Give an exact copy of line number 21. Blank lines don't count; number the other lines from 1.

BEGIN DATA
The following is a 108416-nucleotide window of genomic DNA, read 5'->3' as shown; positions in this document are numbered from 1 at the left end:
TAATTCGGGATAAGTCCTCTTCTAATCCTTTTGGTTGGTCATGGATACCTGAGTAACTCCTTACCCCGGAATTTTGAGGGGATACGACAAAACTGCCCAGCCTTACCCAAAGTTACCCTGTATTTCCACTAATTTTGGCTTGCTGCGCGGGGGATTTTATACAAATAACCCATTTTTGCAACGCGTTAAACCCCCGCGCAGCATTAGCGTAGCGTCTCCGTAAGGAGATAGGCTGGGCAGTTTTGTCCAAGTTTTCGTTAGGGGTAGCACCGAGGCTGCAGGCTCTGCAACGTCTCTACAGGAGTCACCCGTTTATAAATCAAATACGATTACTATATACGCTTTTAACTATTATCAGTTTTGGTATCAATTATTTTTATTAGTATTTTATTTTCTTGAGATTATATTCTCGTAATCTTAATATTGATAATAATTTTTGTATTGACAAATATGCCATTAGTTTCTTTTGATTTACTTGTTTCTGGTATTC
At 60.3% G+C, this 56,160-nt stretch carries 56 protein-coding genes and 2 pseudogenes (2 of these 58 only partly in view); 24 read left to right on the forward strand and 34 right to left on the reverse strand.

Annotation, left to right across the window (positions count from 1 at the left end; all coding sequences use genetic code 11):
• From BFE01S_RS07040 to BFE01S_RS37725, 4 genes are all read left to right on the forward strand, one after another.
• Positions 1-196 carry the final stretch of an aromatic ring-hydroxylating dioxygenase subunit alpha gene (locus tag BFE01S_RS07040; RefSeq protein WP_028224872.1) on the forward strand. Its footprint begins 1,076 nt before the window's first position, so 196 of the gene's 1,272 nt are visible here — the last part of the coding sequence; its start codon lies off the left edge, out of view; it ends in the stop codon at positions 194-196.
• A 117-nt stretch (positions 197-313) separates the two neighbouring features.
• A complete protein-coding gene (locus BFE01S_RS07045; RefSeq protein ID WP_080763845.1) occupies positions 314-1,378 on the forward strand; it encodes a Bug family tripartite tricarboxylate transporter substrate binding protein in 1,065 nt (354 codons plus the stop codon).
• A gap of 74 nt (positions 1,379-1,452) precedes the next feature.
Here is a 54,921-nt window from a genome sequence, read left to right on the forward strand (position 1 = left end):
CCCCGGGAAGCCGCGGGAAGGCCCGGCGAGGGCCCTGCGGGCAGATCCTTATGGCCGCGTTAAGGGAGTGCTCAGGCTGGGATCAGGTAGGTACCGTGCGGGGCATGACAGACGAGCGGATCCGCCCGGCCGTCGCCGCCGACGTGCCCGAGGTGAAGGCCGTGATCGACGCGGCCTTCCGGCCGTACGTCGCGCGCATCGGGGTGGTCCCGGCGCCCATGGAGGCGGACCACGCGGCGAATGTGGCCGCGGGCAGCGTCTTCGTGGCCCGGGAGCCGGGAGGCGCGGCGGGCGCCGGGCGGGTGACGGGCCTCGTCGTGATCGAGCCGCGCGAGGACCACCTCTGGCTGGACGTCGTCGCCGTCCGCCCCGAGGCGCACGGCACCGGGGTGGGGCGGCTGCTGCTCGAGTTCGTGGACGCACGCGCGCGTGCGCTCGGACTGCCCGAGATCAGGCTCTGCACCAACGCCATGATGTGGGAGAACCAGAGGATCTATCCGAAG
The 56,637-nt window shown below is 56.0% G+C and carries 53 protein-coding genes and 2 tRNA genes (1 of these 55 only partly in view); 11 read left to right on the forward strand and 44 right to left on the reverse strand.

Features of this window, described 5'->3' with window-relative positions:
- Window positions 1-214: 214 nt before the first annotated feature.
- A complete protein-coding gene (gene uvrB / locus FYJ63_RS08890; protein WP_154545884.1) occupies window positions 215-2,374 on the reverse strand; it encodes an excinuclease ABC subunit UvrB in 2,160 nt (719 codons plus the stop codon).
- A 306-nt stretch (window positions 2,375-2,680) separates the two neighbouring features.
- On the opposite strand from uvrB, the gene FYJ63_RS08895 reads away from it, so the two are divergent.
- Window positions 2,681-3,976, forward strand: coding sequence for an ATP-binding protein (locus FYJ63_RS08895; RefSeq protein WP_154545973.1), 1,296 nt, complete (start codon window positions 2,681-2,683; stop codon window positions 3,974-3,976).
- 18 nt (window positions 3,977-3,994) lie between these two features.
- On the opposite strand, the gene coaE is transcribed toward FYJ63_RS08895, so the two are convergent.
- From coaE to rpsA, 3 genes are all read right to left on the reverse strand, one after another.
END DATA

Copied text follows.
- From coaE to rpsA, 3 genes are all read right to left on the reverse strand, one after another.